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Alan and Elliot Benlolo were living a good life with their mansions, flashy vehicles and a seemingly endless supply of money. But yesterday, the brothers were forced to exchange their palatial homes for cells in a federal penitentiary, for running two scams that netted them about $4-million.

They were also ordered to pay $2.3-million in fines and restitution.

With hugs all around and a last wave to their tearful wives, the brothers were led away from a downtown Toronto courtroom, still believing, as Madam Justice Anne Molloy had noted just minutes earlier, that they had done nothing wrong.

Breaches of the Competition Act normally result in fines. The Benlolos' lawyer, Lorne Sabsay, said he believes this is the first time penitentiary time has been given out for a conviction under the act. Calling the sentences "out of line for this kind of crime," he said he will advise his clients to appeal.

The Ontario Superior Court judge sentenced each brother to 42 months in prison for a stock-swap fraud and to three years for their latest venture, a phony telephone invoice venture. They will serve the two sentences concurrently and be eligible for parole after 14 months.

Judge Molloy also ordered the brothers to pay $1,498,761 in restitution for the stock-swap fraud. They pleaded guilty to that offence in July. The amount is half what 77 investors in their scam lost, Crown prosecutor Robert Goldstein told the judge. Each brother was fined $400,000 for the phone-bill scheme.

The brothers say they are broke. Alan filed for bankruptcy in 2002, citing assets of $1,500 and liabilities of $3.1-million, bankruptcy records show. The bankruptcy has not been discharged.

The brothers took a step toward full restitution by agreeing to immediately pay $920,000. It was to be paid to the court yesterday. Judge Molloy gave the Benlolos six years to pay the rest.

Mr. Goldstein said the initial payment was in a trust account for this purpose. To come up with it, their mother, Marilyn Benlolo, took out a $1.2-million mortgage in August on one of the two mansions she owns on Parr Street in Thornhill, Ont., near the Uplands Golf and Ski Centre, which abuts the Thornhill Golf and Country Club.

Her name is on the deeds of both properties, which she purchased in 2002. The brothers live in the two houses with their families.

In May of 2003, she took out a $700,000 mortgage on the other property. The combined monthly mortgage payment is more than $10,000, according to mortgage documents.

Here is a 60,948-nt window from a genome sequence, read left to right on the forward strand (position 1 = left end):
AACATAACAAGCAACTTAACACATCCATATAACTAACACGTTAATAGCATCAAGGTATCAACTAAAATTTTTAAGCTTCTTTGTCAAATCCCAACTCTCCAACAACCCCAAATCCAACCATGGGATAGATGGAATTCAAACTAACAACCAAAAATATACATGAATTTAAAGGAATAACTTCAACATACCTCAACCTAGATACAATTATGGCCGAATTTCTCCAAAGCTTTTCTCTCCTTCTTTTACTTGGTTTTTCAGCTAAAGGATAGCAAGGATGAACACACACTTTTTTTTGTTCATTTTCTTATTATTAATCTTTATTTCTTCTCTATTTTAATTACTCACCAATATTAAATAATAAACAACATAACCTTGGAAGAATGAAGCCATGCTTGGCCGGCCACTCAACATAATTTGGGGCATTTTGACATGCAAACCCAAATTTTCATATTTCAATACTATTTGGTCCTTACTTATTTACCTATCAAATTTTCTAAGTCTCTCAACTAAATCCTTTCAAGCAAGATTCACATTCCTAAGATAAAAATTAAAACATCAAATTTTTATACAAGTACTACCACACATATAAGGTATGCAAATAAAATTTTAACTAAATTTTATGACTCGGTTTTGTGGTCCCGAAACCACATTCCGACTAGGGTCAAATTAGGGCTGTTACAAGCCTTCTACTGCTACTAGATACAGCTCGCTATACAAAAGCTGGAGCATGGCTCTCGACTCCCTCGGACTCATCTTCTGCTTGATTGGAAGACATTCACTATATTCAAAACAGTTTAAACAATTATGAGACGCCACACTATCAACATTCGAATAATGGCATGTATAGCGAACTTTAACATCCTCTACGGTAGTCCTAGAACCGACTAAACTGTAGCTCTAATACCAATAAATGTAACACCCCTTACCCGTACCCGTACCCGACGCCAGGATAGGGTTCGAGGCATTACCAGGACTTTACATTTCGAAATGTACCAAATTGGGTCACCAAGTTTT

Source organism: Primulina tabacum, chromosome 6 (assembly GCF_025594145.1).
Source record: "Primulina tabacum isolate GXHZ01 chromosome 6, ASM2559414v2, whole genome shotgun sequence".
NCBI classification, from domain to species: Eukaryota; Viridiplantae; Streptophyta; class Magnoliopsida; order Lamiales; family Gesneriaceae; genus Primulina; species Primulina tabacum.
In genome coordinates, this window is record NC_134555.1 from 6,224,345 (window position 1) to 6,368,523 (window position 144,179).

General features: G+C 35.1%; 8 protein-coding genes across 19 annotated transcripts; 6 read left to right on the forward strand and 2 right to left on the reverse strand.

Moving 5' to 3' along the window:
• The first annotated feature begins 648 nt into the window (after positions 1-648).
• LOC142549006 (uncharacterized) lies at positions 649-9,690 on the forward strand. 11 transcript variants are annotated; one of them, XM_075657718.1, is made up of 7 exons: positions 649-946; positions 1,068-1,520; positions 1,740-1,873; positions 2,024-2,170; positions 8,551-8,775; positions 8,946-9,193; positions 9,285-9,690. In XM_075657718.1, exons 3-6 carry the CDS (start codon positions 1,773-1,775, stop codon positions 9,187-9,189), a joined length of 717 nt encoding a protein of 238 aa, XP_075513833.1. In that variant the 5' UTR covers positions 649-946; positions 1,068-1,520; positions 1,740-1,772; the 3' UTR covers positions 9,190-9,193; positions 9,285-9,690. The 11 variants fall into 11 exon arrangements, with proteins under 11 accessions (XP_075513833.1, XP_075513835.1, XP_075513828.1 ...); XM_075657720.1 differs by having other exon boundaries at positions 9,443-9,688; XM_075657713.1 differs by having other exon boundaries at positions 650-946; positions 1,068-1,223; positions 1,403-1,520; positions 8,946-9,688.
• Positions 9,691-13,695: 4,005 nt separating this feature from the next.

Mr. Sabsay said the family is now broke and he doesn't know how the brothers will pay the remainder of the court order.

In contrast to their sons, Mrs. Benlolo, a former teacher, and her husband Carlos, a retired barber, live in a modest suburban home in Thornhill.

The brothers' lavish lifestyle included leased vehicles worth hundreds of thousands of dollars, most leased under Mrs. Benlolo's name, a lien search shows. They include a 2003 Yukon Denali, a 2003 Ferrari 360 Spyder, four Mercedes Benzes, a 2004 Cadillac CTS, and a 1998 Lamborghini.

Judge Molloy noted that the brothers most regret leaving their lavish lifestyle and cars behind, but not their crimes.

"They don't see themselves as criminals," she commented, saying they view their phone-invoice scam as merely misleading ads.

The stock swap offered investors around the world stock in non-existent microchip companies in 1999 and 2000. The brothers had pleaded guilty in July to being part of a fraudulent international scheme.

For their phone-invoice scheme, they enlisted their younger brother Simon and a friend, Victor Serfaty. They mailed out thousands of phony invoices in 2000, telling small businesses they owed $25.52 for advertising on their yellow-page Internet directory.

Only those reading the fine print would realize the invoice was not real.

The four men, all in their 30s, pleaded not guilty, but a jury convicted them. Judge Molloy sentenced Simon Benlolo to a conditional term of nine months, with three months of that to be served under house arrest. He must also pay a $100,000 fine.

Yesterday, after his brothers left to begin their sentences, Simon, 32, was bitter, telling a reporter that he netted only $374 from the scheme and now has to pay out $100,000. "That's unjust," he said.

Mr. Serfaty received an 18-month conditional sentence, with the first six months under house arrest.

He must also perform 100 hours of community service and pay a $15,000 fine.

Alan served six months in a United States jail in 1999 for mail fraud. The U.S. government is still trying to collect a $1-million judgment from a civil lawsuit.

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